"Entity Disambiguation for Knowledge Base Population", COLING (2010)
Mark Dredze, Paul McNamee, Delip Rao, Adam Gerber, Tim Finin, “Entity disambiguation for knowledge base population”. In: Proceedings of the 23rd International Conference on Computational Linguistics. Association for Computational Linguistics. 2010, pp. 277–285.
The integration of facts derived from information extraction systems into existing knowledge bases requires a system to disambiguate entity mentions in the text. This is challenging due to issues such as non-uniform variations in entity names, mention ambiguity, and entities absent from a knowledge base. We present a state of the art system for entity disambiguation that not only addresses these challenges but also scales to knowledge bases with several million entries using very little resources. Further, our approach achieves performance of up to 95% on entities mentioned from newswire and 80% on a public test set that was designed to include challenging queries.
"Ranking and Semi-Supervised Classification on Large Scale Graphs Using Map Reduce", ACL (2009)
Delip Rao and David Yarowsky. “Ranking and semi-supervised classification on large scale graphs using map-reduce”. In: Proceedings of the 2009 Workshop on Graph-based Methods for Natural Language Processing. Association for Computational Linguistics. 2009, pp. 58–65.
Label Propagation, a standard algorithm for semi-supervised classification, suffers from scalability issues involving memory and computation when used with large-scale graphs from real-world datasets. In this paper, we approach Label Propagation as a solution to a system of linear equations which can be implemented as a scalable parallel algorithm using the map-reduce framework. In addition to semi-supervised classification, this approach to Label Propagation allows us to adapt the algorithm to make it usable for ranking on graphs and derive the theoretical connection between Label Propagation and PageRank. We provide empirical evidence of that effect using two natural language tasks–lexical relatedness and polarity induction. The version of the Label Propagation algorithm presented here scales linearly in the data size with a constant main memory requirement, in contrast to the quadratic cost of both in traditional approaches.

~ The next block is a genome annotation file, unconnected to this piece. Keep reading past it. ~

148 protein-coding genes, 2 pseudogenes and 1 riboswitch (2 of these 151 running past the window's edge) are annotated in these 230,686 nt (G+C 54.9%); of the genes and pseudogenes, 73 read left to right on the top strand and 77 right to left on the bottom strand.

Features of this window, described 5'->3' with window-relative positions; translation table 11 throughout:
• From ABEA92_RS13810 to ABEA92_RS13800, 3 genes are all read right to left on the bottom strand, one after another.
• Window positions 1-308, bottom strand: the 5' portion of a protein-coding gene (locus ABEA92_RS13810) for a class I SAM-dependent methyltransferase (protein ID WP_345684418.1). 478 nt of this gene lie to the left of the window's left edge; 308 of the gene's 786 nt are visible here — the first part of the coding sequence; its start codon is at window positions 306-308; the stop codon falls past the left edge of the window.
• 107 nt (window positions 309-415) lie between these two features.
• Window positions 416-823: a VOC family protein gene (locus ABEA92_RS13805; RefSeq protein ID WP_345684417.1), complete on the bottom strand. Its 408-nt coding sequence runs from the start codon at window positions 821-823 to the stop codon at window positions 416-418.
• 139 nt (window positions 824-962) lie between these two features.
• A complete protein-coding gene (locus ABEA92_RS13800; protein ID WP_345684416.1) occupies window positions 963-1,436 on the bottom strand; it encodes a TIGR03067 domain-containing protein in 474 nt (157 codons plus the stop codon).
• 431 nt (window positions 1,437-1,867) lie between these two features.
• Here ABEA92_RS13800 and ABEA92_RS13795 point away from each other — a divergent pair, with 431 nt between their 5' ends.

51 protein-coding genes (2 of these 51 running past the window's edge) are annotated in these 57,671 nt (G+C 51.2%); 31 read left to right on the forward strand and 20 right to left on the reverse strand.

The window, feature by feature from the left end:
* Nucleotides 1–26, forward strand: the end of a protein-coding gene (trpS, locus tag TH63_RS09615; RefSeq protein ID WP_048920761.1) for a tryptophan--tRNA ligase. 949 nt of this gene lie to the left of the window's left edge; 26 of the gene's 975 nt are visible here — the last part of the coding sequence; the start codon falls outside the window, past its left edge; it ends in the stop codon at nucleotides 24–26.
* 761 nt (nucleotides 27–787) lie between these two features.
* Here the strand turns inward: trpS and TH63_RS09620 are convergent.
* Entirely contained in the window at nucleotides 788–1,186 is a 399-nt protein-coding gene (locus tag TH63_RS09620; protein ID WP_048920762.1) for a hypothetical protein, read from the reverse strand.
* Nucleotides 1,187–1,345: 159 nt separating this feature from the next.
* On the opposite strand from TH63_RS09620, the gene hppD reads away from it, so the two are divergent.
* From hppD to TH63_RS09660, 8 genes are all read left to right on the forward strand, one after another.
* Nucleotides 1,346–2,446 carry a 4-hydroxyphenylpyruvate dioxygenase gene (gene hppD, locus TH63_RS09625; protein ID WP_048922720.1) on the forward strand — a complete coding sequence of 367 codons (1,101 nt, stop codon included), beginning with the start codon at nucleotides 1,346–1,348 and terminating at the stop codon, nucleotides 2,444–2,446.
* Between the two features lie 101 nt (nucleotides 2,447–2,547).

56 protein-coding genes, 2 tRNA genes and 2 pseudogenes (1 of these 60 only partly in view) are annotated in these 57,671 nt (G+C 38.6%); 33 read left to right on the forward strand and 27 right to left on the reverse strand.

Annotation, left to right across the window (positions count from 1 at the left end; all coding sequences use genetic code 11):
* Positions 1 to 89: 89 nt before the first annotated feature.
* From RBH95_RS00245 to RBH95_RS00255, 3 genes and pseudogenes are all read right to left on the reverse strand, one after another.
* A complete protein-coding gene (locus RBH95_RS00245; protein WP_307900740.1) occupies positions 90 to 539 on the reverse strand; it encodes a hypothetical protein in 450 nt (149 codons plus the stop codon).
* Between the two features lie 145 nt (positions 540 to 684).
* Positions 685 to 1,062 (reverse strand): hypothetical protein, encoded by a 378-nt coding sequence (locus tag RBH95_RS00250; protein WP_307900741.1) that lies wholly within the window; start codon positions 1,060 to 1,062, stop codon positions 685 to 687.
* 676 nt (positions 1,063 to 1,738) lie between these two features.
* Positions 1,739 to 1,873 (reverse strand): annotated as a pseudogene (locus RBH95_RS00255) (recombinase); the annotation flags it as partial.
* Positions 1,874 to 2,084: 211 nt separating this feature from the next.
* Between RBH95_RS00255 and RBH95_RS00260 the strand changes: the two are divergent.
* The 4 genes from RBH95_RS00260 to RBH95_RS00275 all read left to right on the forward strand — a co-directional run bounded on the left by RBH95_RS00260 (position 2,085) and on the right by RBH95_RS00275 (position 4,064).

"Semi-supervised Polarity Lexicon Induction", EACL (2009)
Delip Rao and Deepak Ravichandran. “Semi-supervised polarity lexicon induction”. In: Proceedings of the 12th Conference of the European Chapter of the Association for Computational Linguistics. Association for Computational Linguistics. 2009, pp. 675–682.
We present an extensive study on the problem of detecting polarity of words. We consider the polarity of a word to be either positive or negative. For example, words such as good, beautiful, and wonderful are considered as positive words; whereas words such as bad, ugly, and sad are considered negative words. We treat polarity detection as a semi-supervised label propagation problem in a graph. In the graph, each node represents a word whose polarity is to be determined. Each weighted edge encodes a relation that exists between two words. Each node (word) can have two labels: positive or negative. We study this framework in two different resource availability scenarios using WordNet and OpenOffice thesaurus when WordNet is not available. We report our results on three different languages: English, French, and Hindi. Our results indicate that label propagation improves significantly over the baseline and other semi-supervised learning methods like Mincuts and Randomized Mincuts for this task.
"Affinity Measures Based on the Graph Laplacian", COLING (2008)
Delip Rao, David Yarowsky, and Chris Callison-Burch. “Affinity measures based on the graph Laplacian”. In: Proceedings of the 3rd Textgraphs Workshop on Graph-Based Algorithms for Natural Language Processing. Association for Computational Linguistics. 2008, pp. 41–48.
Several language processing tasks can be inherently represented by a weighted graph where the weights are interpreted as a measure of relatedness between two vertices. Measuring similarity between arbitary pairs of vertices is essential in solving several language processing problems on these datasets. Random walk based measures perform better than other path based measures like shortest-path. We evaluate several random walk measures and propose a new measure based on commute time. We use the psuedo inverse of the Laplacian to derive estimates for commute times in graphs. Further, we show that this pseudo inverse based measure could be improved by discarding the least significant eigenvectors, corresponding to the noise in the graph construction process, using singular value decomposition.
"An Unsupervised Approach to Person Name Disambiguation using Web Snippets", SemEval (2007)
Delip Rao, Nikesh Garera, and David Yarowsky. “JHU1: an unsupervised approach to person name disambiguation using web snippets”. In: Proceedings of the 4th International Workshop on Semantic Evaluations. Association for Computational Linguistics. 2007, pp. 199–202.
"Part of Speech Tagging and Shallow Parsing of Indian Languages", IJCAI (2007)
Delip Rao and David Yarowsky. “Part of speech tagging and shallow parsing of Indian languages”. In: Shallow Parsing for South Asian Languages (2007), p. 17.